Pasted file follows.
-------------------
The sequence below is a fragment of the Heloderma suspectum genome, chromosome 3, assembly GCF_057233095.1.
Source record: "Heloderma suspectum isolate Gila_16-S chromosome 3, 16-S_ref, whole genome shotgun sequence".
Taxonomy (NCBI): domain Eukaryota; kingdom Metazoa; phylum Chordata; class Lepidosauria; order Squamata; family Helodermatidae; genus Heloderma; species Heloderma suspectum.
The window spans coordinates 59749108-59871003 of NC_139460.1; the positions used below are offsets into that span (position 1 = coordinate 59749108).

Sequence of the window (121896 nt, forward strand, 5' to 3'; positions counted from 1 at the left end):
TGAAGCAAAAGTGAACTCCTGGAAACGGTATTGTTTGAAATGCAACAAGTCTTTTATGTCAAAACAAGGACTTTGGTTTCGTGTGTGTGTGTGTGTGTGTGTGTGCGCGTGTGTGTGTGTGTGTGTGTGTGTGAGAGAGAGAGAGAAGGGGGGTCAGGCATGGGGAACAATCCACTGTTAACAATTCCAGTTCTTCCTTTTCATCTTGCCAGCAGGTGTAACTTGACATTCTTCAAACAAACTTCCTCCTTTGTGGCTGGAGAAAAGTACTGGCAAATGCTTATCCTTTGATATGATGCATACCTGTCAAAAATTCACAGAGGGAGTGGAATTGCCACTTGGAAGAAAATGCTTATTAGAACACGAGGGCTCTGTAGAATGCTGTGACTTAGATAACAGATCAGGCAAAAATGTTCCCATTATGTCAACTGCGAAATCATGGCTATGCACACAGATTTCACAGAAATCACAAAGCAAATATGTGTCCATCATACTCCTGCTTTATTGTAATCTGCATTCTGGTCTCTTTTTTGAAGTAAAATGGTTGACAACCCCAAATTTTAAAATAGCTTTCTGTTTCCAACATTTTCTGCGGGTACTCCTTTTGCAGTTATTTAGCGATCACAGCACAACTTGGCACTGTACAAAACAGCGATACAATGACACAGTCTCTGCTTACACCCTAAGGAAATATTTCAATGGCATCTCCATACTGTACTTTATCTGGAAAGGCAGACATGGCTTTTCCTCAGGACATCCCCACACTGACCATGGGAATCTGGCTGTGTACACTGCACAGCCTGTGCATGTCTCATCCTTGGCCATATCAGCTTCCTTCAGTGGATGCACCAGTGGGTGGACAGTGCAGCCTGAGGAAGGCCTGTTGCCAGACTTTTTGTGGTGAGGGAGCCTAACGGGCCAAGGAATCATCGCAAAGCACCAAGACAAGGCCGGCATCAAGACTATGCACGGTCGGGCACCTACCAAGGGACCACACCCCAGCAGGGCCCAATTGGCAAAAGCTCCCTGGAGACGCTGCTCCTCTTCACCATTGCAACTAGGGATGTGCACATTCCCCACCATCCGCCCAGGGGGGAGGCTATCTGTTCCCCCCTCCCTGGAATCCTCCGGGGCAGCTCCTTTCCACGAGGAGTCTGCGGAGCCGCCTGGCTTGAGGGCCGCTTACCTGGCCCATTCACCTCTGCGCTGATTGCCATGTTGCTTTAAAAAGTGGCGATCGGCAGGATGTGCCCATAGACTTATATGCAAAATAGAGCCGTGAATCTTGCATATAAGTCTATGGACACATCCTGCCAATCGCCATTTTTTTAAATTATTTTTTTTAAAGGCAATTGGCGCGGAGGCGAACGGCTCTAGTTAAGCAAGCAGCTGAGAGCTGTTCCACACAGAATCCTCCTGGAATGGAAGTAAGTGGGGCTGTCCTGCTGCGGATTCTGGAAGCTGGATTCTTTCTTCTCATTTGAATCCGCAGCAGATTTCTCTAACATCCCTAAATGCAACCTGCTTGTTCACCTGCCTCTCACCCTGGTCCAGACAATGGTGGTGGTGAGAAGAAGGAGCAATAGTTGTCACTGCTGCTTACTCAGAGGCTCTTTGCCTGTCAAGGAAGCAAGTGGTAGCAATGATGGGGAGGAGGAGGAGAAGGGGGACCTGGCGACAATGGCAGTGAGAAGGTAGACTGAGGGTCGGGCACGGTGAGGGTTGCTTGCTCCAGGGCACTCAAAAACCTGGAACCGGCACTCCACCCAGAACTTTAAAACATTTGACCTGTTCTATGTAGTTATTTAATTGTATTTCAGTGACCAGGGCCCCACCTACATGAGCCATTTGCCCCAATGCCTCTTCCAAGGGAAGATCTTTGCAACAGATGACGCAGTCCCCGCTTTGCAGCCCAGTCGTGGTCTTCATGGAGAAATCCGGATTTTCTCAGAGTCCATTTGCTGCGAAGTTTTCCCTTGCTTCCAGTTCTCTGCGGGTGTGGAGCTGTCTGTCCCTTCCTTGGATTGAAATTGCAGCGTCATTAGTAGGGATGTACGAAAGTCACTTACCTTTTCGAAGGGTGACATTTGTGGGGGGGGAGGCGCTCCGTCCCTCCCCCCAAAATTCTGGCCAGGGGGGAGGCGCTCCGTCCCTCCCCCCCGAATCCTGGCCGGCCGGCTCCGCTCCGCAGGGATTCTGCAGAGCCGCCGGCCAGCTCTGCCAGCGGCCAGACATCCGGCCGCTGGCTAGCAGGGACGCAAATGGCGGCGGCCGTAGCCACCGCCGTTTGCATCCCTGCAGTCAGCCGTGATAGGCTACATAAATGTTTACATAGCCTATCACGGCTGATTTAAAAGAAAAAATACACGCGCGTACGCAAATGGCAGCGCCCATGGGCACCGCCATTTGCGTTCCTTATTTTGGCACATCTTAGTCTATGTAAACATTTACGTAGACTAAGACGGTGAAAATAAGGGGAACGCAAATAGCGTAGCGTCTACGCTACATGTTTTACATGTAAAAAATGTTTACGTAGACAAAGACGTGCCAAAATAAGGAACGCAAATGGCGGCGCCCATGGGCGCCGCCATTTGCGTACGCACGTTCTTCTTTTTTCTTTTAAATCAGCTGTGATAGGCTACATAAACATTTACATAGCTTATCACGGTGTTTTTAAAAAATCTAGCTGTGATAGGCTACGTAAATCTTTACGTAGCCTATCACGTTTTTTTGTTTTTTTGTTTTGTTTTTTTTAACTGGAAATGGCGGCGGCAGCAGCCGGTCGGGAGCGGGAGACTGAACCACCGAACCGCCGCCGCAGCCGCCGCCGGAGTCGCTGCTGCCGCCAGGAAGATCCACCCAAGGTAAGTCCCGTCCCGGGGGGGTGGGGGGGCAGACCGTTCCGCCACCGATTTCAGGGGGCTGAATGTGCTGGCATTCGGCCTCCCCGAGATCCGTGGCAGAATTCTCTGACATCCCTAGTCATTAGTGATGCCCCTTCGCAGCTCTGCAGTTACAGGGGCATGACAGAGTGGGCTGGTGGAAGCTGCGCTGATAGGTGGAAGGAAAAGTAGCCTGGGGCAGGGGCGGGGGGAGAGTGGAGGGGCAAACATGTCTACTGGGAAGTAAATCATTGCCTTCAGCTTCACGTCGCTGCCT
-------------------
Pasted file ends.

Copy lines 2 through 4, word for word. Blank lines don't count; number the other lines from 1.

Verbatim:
Source record: "Heloderma suspectum isolate Gila_16-S chromosome 3, 16-S_ref, whole genome shotgun sequence".
Taxonomy (NCBI): domain Eukaryota; kingdom Metazoa; phylum Chordata; class Lepidosauria; order Squamata; family Helodermatidae; genus Heloderma; species Heloderma suspectum.
The window spans coordinates 59749108-59871003 of NC_139460.1; the positions used below are offsets into that span (position 1 = coordinate 59749108).